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Vague Assignment Clause in License Agreement Leads to Arbitration of Dispute

November 1, 2011

Whether you are the licensor or licensee to a software license agreement, having clearly defined terms is key.  One of the terms that cannot be overlooked is the assignment clause.  Is the licensee allowed to assign the license to a successor in interest?  If so, under what conditions?  A recent federal court decision sheds some light on the subject.

In 2003, QAD, Inc. licensed its software to Elan Nutrition pursuant to a software license agreement. The assignment clause in the agreement allowed Elan to transfer the software license to a successor, provided: (a) the successor is not a competitor; (b) Elan gives QAD written notice; (c) the license is up to date on maintenance; and (d) the assignment otherwise complies with applicable law.  The clause further provided that “[t]he new entity shall enter into a separate QAD standard license agreement with QAD within thirty (30) days after the effective date of such assignment or transfer.”  The agreement also contained an arbitration clause covering any dispute arising under the agreement.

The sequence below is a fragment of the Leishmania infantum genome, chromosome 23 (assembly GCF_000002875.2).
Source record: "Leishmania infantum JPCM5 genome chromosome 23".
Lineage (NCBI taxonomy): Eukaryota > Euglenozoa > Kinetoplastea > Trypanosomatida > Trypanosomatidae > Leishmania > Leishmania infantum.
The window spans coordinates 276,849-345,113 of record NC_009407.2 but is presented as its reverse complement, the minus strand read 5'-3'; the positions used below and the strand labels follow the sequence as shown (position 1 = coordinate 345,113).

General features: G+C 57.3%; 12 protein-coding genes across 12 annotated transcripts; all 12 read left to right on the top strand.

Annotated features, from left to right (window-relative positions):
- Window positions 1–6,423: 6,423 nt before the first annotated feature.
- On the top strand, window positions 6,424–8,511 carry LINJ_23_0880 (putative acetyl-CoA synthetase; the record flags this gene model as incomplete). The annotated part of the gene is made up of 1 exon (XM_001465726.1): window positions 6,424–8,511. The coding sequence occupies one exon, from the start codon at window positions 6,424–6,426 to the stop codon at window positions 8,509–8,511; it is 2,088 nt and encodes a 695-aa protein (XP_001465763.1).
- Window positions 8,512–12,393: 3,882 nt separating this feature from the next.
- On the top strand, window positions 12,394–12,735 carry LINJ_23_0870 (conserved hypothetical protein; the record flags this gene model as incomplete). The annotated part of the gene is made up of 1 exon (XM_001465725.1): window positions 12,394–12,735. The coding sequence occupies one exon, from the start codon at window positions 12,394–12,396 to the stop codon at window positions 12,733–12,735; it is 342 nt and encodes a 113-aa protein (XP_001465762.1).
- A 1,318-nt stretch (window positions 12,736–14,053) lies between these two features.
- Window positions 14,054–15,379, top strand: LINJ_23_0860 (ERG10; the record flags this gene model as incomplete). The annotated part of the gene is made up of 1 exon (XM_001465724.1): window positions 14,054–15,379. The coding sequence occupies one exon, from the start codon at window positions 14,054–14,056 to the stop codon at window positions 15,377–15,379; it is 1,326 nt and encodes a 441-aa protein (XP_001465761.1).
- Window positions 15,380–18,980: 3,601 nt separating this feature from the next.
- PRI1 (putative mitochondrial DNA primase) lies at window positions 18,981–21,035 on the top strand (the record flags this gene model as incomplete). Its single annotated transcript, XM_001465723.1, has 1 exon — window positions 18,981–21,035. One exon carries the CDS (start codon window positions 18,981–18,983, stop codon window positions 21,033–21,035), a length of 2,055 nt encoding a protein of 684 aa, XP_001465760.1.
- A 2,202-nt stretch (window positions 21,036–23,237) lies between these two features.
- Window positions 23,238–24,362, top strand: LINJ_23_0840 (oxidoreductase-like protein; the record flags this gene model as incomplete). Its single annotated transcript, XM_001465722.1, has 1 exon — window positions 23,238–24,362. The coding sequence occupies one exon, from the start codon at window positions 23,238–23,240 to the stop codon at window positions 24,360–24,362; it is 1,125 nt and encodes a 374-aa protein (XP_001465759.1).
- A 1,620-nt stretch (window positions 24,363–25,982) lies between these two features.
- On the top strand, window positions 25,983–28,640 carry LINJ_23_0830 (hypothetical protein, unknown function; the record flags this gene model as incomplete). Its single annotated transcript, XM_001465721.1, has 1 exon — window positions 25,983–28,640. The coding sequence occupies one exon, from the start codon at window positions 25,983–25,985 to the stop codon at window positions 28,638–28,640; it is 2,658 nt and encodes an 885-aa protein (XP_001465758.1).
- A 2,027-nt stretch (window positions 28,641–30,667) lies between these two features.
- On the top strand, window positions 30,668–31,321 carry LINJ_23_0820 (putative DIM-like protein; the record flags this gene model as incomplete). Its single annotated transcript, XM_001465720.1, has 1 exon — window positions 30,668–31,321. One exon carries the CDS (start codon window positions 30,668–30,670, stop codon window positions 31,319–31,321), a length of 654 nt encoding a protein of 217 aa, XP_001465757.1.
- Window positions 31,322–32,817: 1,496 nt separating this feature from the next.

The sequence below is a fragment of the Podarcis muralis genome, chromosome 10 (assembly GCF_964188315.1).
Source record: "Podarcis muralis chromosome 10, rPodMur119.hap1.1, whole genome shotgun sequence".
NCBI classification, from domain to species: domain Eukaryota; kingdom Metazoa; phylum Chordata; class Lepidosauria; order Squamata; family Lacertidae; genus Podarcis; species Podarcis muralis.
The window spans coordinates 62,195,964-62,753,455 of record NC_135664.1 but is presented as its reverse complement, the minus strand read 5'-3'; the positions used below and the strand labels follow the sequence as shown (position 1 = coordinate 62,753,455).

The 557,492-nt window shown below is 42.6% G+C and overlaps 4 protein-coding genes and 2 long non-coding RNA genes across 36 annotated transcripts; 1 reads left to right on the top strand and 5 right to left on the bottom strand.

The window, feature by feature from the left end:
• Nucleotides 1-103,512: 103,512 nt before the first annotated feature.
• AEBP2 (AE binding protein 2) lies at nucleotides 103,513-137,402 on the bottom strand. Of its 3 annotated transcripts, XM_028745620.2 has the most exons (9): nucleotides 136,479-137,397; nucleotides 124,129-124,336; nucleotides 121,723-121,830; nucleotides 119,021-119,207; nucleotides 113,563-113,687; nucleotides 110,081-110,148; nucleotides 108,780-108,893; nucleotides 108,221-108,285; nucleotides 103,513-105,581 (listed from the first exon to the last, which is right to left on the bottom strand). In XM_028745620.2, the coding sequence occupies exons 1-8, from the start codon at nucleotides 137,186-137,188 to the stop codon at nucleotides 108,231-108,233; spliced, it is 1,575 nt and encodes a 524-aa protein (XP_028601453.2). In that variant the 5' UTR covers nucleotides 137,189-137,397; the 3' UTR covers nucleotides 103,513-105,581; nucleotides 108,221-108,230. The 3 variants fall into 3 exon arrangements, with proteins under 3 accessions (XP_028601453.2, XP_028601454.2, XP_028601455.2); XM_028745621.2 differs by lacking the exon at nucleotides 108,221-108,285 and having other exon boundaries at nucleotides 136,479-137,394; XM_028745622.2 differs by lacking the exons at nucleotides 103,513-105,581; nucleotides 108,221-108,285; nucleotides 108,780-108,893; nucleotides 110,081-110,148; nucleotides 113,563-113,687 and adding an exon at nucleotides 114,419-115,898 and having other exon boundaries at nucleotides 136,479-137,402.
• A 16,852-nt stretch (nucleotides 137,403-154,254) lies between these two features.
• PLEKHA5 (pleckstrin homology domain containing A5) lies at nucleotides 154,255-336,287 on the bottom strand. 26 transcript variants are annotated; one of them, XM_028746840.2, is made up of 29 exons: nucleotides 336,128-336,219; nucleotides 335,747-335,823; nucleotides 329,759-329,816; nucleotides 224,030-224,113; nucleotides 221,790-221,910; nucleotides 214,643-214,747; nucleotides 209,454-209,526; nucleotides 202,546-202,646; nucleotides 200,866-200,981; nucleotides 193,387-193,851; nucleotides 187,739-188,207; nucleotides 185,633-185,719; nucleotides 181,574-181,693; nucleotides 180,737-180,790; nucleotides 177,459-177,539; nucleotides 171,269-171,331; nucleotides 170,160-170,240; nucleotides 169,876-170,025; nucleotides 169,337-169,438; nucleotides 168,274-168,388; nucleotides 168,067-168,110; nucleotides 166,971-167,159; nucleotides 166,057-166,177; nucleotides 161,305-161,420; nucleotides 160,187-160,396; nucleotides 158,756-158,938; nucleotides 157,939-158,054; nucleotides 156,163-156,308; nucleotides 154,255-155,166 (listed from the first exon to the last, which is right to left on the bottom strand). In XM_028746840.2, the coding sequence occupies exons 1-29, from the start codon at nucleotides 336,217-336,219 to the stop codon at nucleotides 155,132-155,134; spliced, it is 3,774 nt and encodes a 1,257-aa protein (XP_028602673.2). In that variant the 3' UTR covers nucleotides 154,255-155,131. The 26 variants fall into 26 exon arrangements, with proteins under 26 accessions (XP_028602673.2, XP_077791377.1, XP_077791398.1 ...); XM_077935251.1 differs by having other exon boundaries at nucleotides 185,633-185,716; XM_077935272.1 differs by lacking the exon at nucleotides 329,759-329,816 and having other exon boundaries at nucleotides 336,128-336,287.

In 2010, Elan purported to assign the license agreement to Conagra Foods, claiming that all four prerequisites to assignment had been met.  QAD argued that the assignment was not effective because Conagra did not enter into a new license agreement.  When Conagra began using the QAD software, QAD filed a suit in federal court in California against Conagra alleging copyright infringement.  Conagra filed a motion to compel arbitration based on the clause in the agreement.  The court stated that the assignment clause was "at best, ambiguous" and subject to more than one interpretation.  The court pointed out that the new license agreement wasn't required to be entered into prior to the assignment taking effect but, instead was to be within 30 days after the effective date of an assignment.  Accordingly, the court granted Conagra's motion to compel arbitration of QAD's dispute.  Review the court's opinion.

For more information about legislation or litigation involving technology, intellectual property protection of information technology assets or any other Information Technology law issue, contact your Miller Canfield attorney.